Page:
ST. PETE BEACH — Entrepreneur and business scholar Steve Blank has spent decades asking questions about startups — What makes them unique? What makes them work? What makes them grow? — that led to the creation of an innovation strategy known as the lean start-up method.
On Saturday, Blank, 65, is scheduled to receive a lifetime achievement award at the annual conference of the U.S. Association for Small Businesses and Entrepreneurship. His work, along with that of Alexander Osterwalder and Eric Ries, has led to changes in how business and innovation is taught from Stanford University, where he teaches, to the National Science Foundation, to scores of campuses nationwide, among them the University of South Florida.
On Friday, Blank talked about what he's learned along the way. Here's the interview, edited for length:
Q — One of your main ideas is that startups are not smaller versions of large companies. Why not?
Blank: When a company's large, it already knows a lot of things. It knows who its customers are. It knows what products they want. It knows how to price.
What was never obvious for a long time is that startups don't know any of that stuff. In 21 years, I had done eight startups, and the one given was, "No business plan ever survived first contact with customers." But no one had ever stepped back and said maybe startups need different tools, different techniques.
That was pretty heretical at the time. Business schools had made reputations teaching how to write a business plan. It was the capstone class.
Q — So what are the key approaches of the lean startup method?
Blank: One is, there are no facts inside your building, so get the hell outside. As smart as you are as founders, all you have is a series of untested hypotheses. Almost always, those hypotheses are wrong.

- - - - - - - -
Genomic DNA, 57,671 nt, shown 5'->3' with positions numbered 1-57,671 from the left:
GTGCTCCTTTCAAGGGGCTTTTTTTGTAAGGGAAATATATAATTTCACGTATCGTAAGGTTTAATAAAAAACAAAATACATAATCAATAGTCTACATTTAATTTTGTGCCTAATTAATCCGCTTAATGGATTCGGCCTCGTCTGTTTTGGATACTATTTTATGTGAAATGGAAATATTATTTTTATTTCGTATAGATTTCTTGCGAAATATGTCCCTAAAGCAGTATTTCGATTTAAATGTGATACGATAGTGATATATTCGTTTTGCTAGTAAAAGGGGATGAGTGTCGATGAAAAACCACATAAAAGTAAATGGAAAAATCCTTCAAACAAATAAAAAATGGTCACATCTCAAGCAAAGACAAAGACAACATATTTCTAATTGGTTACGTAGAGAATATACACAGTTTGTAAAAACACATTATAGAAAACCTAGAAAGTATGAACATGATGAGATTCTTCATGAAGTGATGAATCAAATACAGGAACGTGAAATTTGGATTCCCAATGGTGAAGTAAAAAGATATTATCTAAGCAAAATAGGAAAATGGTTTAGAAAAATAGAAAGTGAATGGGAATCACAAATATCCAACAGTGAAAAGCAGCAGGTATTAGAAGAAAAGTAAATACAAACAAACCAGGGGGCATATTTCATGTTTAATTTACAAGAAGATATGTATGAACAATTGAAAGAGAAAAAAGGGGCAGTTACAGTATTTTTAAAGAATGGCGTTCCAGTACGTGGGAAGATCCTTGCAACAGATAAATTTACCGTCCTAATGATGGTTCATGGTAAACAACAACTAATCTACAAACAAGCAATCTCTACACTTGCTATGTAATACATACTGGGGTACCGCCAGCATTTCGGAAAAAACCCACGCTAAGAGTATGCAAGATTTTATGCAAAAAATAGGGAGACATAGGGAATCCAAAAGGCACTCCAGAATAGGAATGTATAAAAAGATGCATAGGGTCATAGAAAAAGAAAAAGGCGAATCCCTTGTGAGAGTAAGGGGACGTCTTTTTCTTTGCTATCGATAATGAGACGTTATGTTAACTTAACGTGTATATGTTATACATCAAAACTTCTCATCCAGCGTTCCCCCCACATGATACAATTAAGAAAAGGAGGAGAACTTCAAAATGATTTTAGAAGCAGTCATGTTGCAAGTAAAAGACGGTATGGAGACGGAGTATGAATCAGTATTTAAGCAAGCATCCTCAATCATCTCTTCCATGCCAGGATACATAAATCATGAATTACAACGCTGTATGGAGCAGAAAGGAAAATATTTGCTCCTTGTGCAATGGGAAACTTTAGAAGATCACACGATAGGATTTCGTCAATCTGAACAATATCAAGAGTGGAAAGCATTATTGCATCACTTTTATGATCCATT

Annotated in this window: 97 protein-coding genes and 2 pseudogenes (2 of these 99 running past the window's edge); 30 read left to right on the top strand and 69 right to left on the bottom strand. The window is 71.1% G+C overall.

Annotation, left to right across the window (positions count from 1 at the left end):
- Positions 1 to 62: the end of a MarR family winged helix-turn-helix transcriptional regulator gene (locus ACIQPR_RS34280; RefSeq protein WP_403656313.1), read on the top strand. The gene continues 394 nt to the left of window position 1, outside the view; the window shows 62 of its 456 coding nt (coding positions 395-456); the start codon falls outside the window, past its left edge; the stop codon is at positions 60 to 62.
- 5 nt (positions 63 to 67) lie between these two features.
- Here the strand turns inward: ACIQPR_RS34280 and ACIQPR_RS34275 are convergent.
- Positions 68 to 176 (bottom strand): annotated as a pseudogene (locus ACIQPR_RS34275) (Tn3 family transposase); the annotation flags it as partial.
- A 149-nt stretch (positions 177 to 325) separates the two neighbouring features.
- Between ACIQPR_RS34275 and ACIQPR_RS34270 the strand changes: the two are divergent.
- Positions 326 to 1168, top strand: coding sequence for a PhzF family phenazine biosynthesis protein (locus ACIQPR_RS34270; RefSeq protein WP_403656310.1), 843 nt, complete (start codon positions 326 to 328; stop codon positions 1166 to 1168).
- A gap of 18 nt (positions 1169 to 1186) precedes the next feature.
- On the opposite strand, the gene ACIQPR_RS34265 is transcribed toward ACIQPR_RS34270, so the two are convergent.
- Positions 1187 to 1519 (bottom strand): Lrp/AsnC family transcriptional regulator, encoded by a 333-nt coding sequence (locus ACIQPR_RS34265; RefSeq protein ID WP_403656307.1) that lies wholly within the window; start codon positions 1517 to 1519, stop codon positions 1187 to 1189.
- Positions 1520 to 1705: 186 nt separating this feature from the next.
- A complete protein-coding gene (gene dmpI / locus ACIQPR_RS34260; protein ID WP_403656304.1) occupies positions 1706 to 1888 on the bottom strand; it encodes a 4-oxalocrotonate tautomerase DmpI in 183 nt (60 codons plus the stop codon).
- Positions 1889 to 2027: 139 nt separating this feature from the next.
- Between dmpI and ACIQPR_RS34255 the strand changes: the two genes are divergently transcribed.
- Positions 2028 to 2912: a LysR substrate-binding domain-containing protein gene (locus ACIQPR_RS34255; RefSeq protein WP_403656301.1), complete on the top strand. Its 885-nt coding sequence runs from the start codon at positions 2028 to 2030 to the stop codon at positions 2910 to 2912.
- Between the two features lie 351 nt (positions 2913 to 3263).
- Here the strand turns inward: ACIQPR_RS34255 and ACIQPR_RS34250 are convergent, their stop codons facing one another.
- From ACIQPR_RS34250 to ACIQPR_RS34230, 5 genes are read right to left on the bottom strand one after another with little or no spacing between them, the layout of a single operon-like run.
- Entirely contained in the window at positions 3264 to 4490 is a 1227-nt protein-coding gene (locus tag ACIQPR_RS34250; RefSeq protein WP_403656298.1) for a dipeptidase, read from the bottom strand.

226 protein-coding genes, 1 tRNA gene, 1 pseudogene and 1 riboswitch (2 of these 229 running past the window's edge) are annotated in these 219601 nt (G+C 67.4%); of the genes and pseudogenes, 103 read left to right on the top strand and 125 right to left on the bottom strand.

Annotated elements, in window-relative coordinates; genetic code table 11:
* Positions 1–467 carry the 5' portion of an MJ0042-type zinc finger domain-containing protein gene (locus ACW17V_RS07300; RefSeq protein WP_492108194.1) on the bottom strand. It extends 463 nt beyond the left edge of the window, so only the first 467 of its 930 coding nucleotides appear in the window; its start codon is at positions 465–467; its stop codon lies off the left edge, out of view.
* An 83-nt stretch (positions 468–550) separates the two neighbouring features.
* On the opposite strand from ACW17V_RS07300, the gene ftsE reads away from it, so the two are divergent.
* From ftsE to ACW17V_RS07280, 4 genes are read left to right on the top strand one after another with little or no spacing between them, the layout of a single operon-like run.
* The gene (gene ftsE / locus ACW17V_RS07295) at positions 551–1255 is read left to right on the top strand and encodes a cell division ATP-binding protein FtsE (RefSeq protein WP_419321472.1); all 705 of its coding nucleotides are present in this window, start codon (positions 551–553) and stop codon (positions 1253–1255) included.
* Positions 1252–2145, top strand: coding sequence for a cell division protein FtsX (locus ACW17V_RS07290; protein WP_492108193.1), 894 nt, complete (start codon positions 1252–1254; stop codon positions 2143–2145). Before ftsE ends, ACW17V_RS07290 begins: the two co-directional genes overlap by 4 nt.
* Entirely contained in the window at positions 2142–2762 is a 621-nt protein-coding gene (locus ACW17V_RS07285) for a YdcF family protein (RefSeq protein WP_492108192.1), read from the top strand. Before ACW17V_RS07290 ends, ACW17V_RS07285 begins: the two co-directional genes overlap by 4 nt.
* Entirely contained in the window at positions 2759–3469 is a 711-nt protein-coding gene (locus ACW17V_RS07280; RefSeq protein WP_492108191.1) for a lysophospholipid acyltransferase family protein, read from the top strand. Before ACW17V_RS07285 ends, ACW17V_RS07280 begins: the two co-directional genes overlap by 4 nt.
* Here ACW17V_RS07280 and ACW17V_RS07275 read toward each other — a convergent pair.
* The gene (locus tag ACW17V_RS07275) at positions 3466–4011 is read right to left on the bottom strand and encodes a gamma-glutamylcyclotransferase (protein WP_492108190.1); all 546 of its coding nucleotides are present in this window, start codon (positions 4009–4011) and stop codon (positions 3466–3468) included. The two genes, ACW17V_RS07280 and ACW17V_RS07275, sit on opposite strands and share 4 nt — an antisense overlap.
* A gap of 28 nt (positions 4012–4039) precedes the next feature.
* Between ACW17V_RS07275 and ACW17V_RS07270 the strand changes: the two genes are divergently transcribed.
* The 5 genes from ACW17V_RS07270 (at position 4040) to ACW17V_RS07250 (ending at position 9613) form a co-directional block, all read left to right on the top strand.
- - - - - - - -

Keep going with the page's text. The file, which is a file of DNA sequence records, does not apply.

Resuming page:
There are two more components. One is that instead of building the entire product from start to finish and releasing it a year later we now have tools and techniques — something called agile engineering — to build products incrementally and iteratively, so as we get customer feedback, we can change what we're building before we build the wrong thing.
The other is that in the old days we'd ship a product and expect sales to come in per plan. They almost never did, and depending on how much cash we had, we'd eventually fire the VP of sales. A key part of lean says, we're allowed to fire the plan or parts of the plan as early as possible when we discover the plan is wrong. That modification, called a pivot, is a key part of lean. Instead of firing people first, we're going to see whether our assumptions were correct and fire the assumptions first.
Q — What should the Tampa Bay area do to build its innovation ecosystem?
Blank — The question is, can you build an ecosystem here where people stay or do people go? Is it a magnet for people elsewhere? The mistake local politicians typically make is that this is a jobs creation program for the local populace. Not really. A healthy ecosystem attracts people.
Tampa has a lot going for it. Besides the weather and young entrepreneurs, it has a great military presence with U.S. Special Operations Command and potential dual-use military apps and startups that are something one might consider building an ecosystem around.
There's a ton of money in the bay area here. The question is why isn't all that money doing what (Jeff Vinik, who is spending $10 million to create the nonprofit support organization Embarc Collective) is doing? If people understand how valuable that is, you literally can build the ecosystem.